Review: Gore Bike Wear Phantom 2.0 Jacket- by Grannygear
Just before Christmas I was shopping for things that my wife could buy me and I came across a great price on a softshell jacket by Gore Bike Wear. It was normally a $180.00 jacket and I would not just jump into that without knowing about the product, but the Gore name is not exactly a big gamble and the discounted price was significant, so I jumped on it.
What I was hoping to end up with was an outer garment that dealt well with the needs of Fall-early Spring riding in So Cal. Fall and winter mean somewhat cold temps but mostly it means cold winds. Wind. Yuck. Add a 20mph wind to mid to low 40s temps and it feels pretty darn cold out there. And we hardly ever get to ride along on a relatively flat grade for any distance. We will climb and climb then drop like a stone. So we sweat from the climbing effort then chill out (not in a good way) on the descent. In spring we would face possible rain, but likely just showers, not real rain rides. So some ability to shed moisture would be good.
So typically I find that layering (especially wool as a base or mid layer) and a vest is a good approach but if the wind is high enough, that will not be enough. Adding a windbreaker at the top of the hill is not bad but climbing in a windbreaker is horrible unless they are really well vented and typically it will not be or it is then a poor wind stopper. So I was looking for something that was decent to climb in, blocked the wind, and shed some showers.
Well, I think I found it in the Gore Bike Wear Phantom 2.0 soft-shell jacket. It is part of the Windstopper group of technical garments and is not a Gore Tex jacket in that it is not waterproof. About Windstopper from the Gore website:
WINDSTOPPER® Soft Shell
- 3-compartment patch pockets on back
- Reflective print on back
- Reflective print on sleeves
- Reflective print on back
- Stretch inserts for optimum freedom of movement
- Wear-resistant elastic binding on sleeve-hem and on hem
- Additional short sleeves
- Detachable raglan sleeves
- Reflective logo on front and back
- Slightly slanted back pocket at side for better access
The first ride I did was a 4 mile climb with a high wind condition. Temps were in the mid fifties without the windchill. I wore only a thin LS base underneath to see what that would do as I expected to heat up pretty good. I brought another LS layer with me to add at the top and brought my windbreaker just in case the jacket was a bust. I was more than pleasantly surprised. I kept using the main zipper as a temp control as needed and while I certainly was perspiring in it, I never felt claustrophobic to where the heat and moisture build up was too much to bear. The wind seemed to have really no significant effect at all on me. Yes, I could feel a presence of cold against the fabric of the jacket, especially the sleeves, but the cold never penetrated. Wow. At the top I decided to gamble and added nothing under the jacket. I changed into a dry head covering and changed to a warmer glove, zipped up the Gore Phantom II and dropped in.
At the bottom my core was just as warm as it was at the top. No wind came into the garment and as a result my hands and feet did much better too. That was the best performance of any outer layer that I had ever experienced in the conditions I typically struggle in. I was not parboiling on the way up and I was not shivering on the way down, all in the same core area garments. Since then my experiences have been similar with some observations:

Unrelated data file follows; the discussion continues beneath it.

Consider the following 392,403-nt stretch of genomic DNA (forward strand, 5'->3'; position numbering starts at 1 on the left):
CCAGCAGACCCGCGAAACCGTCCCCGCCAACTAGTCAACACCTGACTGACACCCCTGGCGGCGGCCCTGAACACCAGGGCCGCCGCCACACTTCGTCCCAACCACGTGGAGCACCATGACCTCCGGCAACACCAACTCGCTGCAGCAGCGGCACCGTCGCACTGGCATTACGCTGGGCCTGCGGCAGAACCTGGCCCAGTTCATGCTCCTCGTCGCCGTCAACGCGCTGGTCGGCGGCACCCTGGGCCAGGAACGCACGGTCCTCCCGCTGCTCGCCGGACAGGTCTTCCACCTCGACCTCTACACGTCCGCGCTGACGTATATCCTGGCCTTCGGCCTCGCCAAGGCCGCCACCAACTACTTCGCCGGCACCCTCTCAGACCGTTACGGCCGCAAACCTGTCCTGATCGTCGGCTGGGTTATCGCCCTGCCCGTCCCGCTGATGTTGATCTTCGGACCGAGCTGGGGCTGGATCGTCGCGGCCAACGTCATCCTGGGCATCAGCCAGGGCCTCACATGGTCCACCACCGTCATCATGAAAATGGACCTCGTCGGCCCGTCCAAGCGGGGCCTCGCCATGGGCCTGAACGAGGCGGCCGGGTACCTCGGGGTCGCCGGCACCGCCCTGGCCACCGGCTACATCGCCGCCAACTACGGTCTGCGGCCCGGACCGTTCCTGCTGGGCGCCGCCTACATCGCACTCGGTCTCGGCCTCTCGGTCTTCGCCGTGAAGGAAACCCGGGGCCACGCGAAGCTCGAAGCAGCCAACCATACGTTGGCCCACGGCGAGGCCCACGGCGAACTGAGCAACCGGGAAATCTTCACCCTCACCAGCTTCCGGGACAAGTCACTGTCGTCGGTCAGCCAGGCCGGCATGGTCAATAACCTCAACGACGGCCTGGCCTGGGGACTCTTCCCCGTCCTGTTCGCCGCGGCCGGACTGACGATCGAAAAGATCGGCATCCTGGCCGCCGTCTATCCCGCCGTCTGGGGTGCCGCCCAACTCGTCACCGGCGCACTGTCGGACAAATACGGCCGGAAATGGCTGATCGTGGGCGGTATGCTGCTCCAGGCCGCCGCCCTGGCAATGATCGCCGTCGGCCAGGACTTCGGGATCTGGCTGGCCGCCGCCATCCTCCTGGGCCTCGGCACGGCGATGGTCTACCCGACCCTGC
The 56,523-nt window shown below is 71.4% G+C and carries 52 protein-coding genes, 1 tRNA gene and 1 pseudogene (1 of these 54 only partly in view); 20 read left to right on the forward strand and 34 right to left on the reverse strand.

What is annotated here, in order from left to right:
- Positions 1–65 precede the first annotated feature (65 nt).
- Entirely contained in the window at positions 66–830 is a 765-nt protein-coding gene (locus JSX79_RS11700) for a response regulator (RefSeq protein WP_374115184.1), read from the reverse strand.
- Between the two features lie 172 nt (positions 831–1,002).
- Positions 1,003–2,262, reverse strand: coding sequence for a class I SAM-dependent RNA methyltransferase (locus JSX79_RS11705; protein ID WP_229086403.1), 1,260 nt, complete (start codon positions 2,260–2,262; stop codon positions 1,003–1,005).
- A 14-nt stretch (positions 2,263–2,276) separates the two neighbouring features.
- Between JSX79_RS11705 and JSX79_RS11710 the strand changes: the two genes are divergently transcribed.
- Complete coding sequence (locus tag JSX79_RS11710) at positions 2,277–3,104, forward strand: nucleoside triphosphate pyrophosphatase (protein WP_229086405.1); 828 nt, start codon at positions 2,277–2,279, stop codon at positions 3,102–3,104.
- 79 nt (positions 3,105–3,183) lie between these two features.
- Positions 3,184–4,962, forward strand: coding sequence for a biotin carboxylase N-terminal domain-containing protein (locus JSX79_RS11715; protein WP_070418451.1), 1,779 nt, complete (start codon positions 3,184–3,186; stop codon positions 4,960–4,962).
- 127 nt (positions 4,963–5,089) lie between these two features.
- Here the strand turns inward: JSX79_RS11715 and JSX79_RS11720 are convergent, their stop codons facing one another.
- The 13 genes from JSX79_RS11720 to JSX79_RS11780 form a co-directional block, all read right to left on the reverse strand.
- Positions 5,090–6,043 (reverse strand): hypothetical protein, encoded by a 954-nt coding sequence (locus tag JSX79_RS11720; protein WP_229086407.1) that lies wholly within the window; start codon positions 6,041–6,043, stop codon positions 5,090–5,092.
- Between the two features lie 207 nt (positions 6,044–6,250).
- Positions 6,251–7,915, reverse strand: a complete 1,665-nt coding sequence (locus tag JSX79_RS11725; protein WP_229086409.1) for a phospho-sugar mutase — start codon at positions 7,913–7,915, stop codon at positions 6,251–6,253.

- Not a true cold weather jacket. Guitar Ted bought one after I was so impressed and he will weigh in with his thoughts from the mid west soon. If it is really frosty out there, the cold, not the wind, but the cold will come through the fabric. And there is not much room under it for more layering. I bet I could take this down into the low 30s and be happy as long as I was moving and making heat but below that…not so sure. But hey, colder than that and I stay home.
- I do not care for it on bare skin, speaking for the sleeve area. It feels kind of clammy. But I would think that 9 times out of 10 you would have something on under this.
- The vest deal is nice and versatile. The vest sleeves are a bit odd but that was to keep the zippers from bothering your skin. It also adds some coverage if you are using it with arm warmers.
- The jacket is all Windstopper except for one panel on the back where your hydration pack might be.
- It is not that packable in that it does not compress down to a walnut shell size, but it just might replace a couple of other garments saving space there.
- The little time I have had it in the light rain or hail, it beaded up water and shed it with no issues.
- It looks better with lycra than baggies. Yeah, I know, but it has that athletic cut to it. I like this in a winter garment and I hardly ever wear bags anyway.
- I absolutely LOVE it…love it, love it. Truly, I have worn it for nearly every ride since Christmas time. I machine washed it once and hung it to dry and it came out fine per the instructions.
- It is worth $180.00.
If my needs sound like your needs in regards to this type of jacket, then I think you will be pleased. I sold three of these to guys I know based on my experience. Guitar Ted has one, but it has been set aside till spring thaws come. Ed the Tall has one (shown below in the red version) although he would have liked a longer sleeve for his ape arms, and FFW Dave, my partner on the WRIAD ride last year has one. You might need one too.
Note: This Gore jacket(s) were purchased at retail for our personal use and review on Twenty Nine Inches. We are not being bribed, nor paid for this review. We will strive to give or honest thoughts and opinions throughout